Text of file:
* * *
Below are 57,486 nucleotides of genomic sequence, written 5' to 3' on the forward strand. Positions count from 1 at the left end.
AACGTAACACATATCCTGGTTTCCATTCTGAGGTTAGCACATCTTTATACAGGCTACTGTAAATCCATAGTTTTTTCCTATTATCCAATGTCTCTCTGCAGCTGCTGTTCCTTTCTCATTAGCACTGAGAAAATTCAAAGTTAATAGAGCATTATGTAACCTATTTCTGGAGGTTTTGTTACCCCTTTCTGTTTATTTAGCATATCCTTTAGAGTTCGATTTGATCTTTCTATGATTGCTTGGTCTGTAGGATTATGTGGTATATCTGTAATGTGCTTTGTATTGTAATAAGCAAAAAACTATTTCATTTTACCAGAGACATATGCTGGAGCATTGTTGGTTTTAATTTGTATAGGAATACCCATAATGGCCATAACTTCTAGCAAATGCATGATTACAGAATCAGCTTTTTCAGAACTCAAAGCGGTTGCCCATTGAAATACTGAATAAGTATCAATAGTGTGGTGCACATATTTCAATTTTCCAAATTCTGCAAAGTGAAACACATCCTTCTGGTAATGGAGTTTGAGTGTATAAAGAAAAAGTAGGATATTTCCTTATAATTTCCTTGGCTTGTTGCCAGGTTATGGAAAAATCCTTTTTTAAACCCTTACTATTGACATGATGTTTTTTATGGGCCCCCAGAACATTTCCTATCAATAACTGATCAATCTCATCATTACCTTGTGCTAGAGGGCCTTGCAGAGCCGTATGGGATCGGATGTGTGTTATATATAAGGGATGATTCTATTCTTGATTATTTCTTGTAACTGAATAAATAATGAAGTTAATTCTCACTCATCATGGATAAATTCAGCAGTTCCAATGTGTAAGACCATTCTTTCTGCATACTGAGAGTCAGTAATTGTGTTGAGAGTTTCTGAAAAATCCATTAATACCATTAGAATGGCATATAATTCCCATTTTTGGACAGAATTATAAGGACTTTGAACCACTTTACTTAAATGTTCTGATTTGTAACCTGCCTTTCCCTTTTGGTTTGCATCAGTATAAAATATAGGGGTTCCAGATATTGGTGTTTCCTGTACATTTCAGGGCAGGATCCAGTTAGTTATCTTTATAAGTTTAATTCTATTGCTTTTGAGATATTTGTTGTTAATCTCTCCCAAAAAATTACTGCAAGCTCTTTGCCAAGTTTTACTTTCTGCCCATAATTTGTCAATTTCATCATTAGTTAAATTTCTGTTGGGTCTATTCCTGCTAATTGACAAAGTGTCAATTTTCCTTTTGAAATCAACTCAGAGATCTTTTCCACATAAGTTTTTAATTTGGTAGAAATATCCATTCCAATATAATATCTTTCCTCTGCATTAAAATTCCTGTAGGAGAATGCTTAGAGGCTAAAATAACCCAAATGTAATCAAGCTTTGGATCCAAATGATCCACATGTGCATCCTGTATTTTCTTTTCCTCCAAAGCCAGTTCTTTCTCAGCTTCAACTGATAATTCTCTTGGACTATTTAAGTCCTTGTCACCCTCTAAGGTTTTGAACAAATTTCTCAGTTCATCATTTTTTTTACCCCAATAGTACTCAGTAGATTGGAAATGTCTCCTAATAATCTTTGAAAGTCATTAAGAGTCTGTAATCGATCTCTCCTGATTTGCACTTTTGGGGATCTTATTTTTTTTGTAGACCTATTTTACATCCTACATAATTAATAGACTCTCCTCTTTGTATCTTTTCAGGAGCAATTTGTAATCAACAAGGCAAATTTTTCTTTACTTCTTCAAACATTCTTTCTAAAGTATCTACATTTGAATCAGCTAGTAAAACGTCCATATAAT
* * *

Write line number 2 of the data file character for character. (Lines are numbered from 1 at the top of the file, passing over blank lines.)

AACGTAACACATATCCTGGTTTCCATTCTGAGGTTAGCACATCTTTATACAGGCTACTGTAAATCCATAGTTTTTTCCTATTATCCAATGTCTCTCTGCAGCTGCTGTTCCTTTCTCATTAGCACTGAGAAAATTCAAAGTTAATAGAGCATTATGTAACCTATTTCTGGAGGTTTTGTTACCCCTTTCTGTTTATTTAGCATATCCTTTAGAGTTCGATTTGATCTTTCTATGATTGCTTGGTCTGTAGGATTATGTGGTATATCTGTAATGTGCTTTGTATTGTAATAAGCAAAAAACTATTTCATTTTACCAGAGACATATGCTGGAGCATTGTTGGTTTTAATTTGTATAGGAATACCCATAATGGCCATAACTTCTAGCAAATGCATGATTACAGAATCAGCTTTTTCAGAACTCAAAGCGGTTGCCCATTGAAATACTGAATAAGTATCAATAGTGTGGTGCACATATTTCAATTTTCCAAATTCTGCAAAGTGAAACACATCCTTCTGGTAATGGAGTTTGAGTGTATAAAGAAAAAGTAGGATATTTCCTTATAATTTCCTTGGCTTGTTGCCAGGTTATGGAAAAATCCTTTTTTAAACCCTTACTATTGACATGATGTTTTTTATGGGCCCCCAGAACATTTCCTATCAATAACTGATCAATCTCATCATTACCTTGTGCTAGAGGGCCTTGCAGAGCCGTATGGGATCGGATGTGTGTTATATATAAGGGATGATTCTATTCTTGATTATTTCTTGTAACTGAATAAATAATGAAGTTAATTCTCACTCATCATGGATAAATTCAGCAGTTCCAATGTGTAAGACCATTCTTTCTGCATACTGAGAGTCAGTAATTGTGTTGAGAGTTTCTGAAAAATCCATTAATACCATTAGAATGGCATATAATTCCCATTTTTGGACAGAATTATAAGGACTTTGAACCACTTTACTTAAATGTTCTGATTTGTAACCTGCCTTTCCCTTTTGGTTTGCATCAGTATAAAATATAGGGGTTCCAGATATTGGTGTTTCCTGTACATTTCAGGGCAGGATCCAGTTAGTTATCTTTATAAGTTTAATTCTATTGCTTTTGAGATATTTGTTGTTAATCTCTCCCAAAAAATTACTGCAAGCTCTTTGCCAAGTTTTACTTTCTGCCCATAATTTGTCAATTTCATCATTAGTTAAATTTCTGTTGGGTCTATTCCTGCTAATTGACAAAGTGTCAATTTTCCTTTTGAAATCAACTCAGAGATCTTTTCCACATAAGTTTTTAATTTGGTAGAAATATCCATTCCAATATAATATCTTTCCTCTGCATTAAAATTCCTGTAGGAGAATGCTTAGAGGCTAAAATAACCCAAATGTAATCAAGCTTTGGATCCAAATGATCCACATGTGCATCCTGTATTTTCTTTTCCTCCAAAGCCAGTTCTTTCTCAGCTTCAACTGATAATTCTCTTGGACTATTTAAGTCCTTGTCACCCTCTAAGGTTTTGAACAAATTTCTCAGTTCATCATTTTTTTTACCCCAATAGTACTCAGTAGATTGGAAATGTCTCCTAATAATCTTTGAAAGTCATTAAGAGTCTGTAATCGATCTCTCCTGATTTGCACTTTTGGGGATCTTATTTTTTTTGTAGACCTATTTTACATCCTACATAATTAATAGACTCTCCTCTTTGTATCTTTTCAGGAGCAATTTGTAATCAACAAGGCAAATTTTTCTTTACTTCTTCAAACATTCTTTCTAAAGTATCTACATTTGAATCAGCTAGTAAAACGTCCATATAAT